Abstract Reconstructions of late Quaternary paleohydrology are rare from the U.S. Atlantic coastal plain (ACP). Here we present compound-specific hydrogen (δ2Halkane) and carbon (δ13Calkane) isotope
A 23,000-year microscopic charcoal record from Anderson Pond, Tennessee, USA
ABSTRACT Charcoal records of past fires are important for reconstruction of palaeoenvironments and palaeoclimate, particularly when compared with pollen records of past vegetation, but such records


Late Quaternary Vegetational History at Cupola Pond, Ozark National Scenic Riverways, Southeastern Missouri
A· 12 meter core of lacustrine sediments from C�pola Pond, Ripley County, Missouri, provides the first continuous record in the Ozark Plateaus Region of ecologic changes from full-glacial time to the
Late Quaternary Vegetation History of the Eastern Highland Rim and Adjacent Cumberland Plateau of Tennessee
Vegetation change during the past 25 000 years in and near the present Mixed Mesophytic Forest Region is inferred from pollen and plant macrofossil analyses of sediment cores from two sites on the
Paleoecology of central Kentucky since the last glacial maximum
Pollen grains and spores, plant macrofossils, and sponge spicules from a 7.2-m sediment core from Jackson Pond dating back to 20,000 yr B.P. are the basis for new interpretations of vegetational,
Pre-holocene and holocene pollen records of vegetation history from the Florida peninsula and their climatic implications
Abstract Pre-Holocene sediments may be found in sinkhole lakers or filled sinkholes in the Florida peninsula. Lake Tulane in south-central Florida yielded a core of 18.5 m under 22.7 m of water. The
Late-Quaternary Vegetational History at Jackson Pond Larue County, Kentucky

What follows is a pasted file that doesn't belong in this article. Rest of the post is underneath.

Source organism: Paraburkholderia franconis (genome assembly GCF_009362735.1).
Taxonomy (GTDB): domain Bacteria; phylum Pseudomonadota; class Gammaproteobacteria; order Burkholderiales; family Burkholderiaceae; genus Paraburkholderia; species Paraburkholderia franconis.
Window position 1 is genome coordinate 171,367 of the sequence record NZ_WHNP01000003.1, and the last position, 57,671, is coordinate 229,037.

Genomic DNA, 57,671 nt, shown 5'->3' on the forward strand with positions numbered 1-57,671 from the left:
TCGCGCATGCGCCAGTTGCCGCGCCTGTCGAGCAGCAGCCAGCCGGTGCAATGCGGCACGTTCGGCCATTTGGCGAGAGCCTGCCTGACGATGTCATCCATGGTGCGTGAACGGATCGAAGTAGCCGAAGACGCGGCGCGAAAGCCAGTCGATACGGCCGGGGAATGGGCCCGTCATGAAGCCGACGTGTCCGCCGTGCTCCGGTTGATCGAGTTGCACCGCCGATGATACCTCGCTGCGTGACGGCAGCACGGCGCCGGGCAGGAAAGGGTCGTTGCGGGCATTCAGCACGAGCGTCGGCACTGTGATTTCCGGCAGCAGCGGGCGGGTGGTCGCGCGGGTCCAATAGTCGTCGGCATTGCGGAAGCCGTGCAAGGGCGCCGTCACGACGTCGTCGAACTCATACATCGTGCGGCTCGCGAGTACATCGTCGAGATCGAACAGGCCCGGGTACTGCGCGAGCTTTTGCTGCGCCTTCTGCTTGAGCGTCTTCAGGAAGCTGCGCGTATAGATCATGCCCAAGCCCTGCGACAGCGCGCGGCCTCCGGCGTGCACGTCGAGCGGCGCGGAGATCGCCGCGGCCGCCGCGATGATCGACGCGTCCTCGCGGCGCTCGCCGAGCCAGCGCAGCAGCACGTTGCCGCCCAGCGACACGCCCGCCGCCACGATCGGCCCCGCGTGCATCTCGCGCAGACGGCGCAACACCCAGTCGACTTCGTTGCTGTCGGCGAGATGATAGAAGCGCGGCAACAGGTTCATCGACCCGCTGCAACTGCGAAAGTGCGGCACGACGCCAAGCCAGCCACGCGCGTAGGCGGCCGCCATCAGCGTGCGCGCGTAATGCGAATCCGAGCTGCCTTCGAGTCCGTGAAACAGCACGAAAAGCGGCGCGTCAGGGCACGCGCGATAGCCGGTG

A 6.2 meter core of lacustrine sediment from Jackson Pond , Larue County, Kentucky represent s the first continuous sequence from Kentucky permitting the vegetational reconstruction for the
Late-Pleistocene Vegetational Changes in Northeastern North Carolina
Regional and local environmental changes spanning the last 30 000 yr have been reconstructed based on paleoecological studies of the sediments in Rockyhock Bay, a peat—filled Carolina Bay in Chowan
Vegetation and environment in Eastern North America during the Last Glacial Maximum
Abstract Knowledge of the vegetation and environment of eastern North America during the Last Glacial Maximum (LGM) is important to understanding postglacial vegetational and biogeographic dynamics,
Late quaternary extinction of a tree species in eastern North America.
  • S. Jackson, C. Weng
  • Geography, Medicine
    Proceedings of the National Academy of Sciences of the United States of America
  • 1999
Evidence is provided that a now-extinct species of spruce (Picea critchfieldii sp. nov.) was widespread in eastern North America during the Last Glacial Maximum, suggesting that plant species have been able to respond to environmental changes of the past several glacial/interglacial cycles by migration.
Late-Quaternary vegetation history at White Pond on the inner Coastal Plain of South Carolina
Abstract At White Pond near Columbia, South Carolina, a pollen assemblage of Pinus banksiana (jack pine), Picea (spruce), and herbs is dated between 19,100 and 12,800 14 C yr B.P. Plants of sandhill
Plant formations different from any extant today apparently were widespread in North America and Europe during the last deglaciation, produced by the independent biogeographic responses of plant taxa